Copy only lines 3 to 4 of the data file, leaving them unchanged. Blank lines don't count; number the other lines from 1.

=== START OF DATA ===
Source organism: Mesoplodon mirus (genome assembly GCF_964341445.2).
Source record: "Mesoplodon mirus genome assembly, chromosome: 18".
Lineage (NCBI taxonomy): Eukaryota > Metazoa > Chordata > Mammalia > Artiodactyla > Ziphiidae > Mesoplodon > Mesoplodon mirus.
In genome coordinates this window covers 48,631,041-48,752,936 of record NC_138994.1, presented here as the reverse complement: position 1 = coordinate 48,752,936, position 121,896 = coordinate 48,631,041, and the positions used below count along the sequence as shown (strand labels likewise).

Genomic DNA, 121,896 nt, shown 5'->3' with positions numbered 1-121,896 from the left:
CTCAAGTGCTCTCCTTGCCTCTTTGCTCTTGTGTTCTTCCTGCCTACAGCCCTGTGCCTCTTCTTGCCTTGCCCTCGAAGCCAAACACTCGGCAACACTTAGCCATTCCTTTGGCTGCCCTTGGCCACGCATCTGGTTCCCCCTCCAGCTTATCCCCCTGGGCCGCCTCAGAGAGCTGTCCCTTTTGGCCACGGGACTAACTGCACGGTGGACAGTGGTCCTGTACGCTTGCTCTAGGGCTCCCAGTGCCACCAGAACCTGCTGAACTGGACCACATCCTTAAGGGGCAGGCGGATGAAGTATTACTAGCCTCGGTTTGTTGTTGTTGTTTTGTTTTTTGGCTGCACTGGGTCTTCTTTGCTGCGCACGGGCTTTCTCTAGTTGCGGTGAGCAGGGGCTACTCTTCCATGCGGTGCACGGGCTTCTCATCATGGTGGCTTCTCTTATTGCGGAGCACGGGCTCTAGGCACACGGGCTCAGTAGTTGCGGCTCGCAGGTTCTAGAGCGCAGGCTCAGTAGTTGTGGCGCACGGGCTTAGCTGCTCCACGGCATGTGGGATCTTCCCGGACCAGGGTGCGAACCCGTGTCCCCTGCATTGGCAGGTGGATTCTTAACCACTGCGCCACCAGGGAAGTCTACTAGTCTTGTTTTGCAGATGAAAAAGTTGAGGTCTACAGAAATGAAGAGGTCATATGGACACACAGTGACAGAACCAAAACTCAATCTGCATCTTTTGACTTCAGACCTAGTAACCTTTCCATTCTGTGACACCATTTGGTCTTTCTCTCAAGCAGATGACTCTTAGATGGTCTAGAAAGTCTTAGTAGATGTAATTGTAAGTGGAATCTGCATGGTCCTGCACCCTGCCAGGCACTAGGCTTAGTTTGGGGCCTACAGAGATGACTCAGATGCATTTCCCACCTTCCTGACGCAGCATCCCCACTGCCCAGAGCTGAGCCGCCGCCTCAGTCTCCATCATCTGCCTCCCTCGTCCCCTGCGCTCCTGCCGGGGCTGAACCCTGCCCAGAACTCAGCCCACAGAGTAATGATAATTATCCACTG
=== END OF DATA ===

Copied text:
Lineage (NCBI taxonomy): Eukaryota > Metazoa > Chordata > Mammalia > Artiodactyla > Ziphiidae > Mesoplodon > Mesoplodon mirus.
In genome coordinates this window covers 48,631,041-48,752,936 of record NC_138994.1, presented here as the reverse complement: position 1 = coordinate 48,752,936, position 121,896 = coordinate 48,631,041, and the positions used below count along the sequence as shown (strand labels likewise).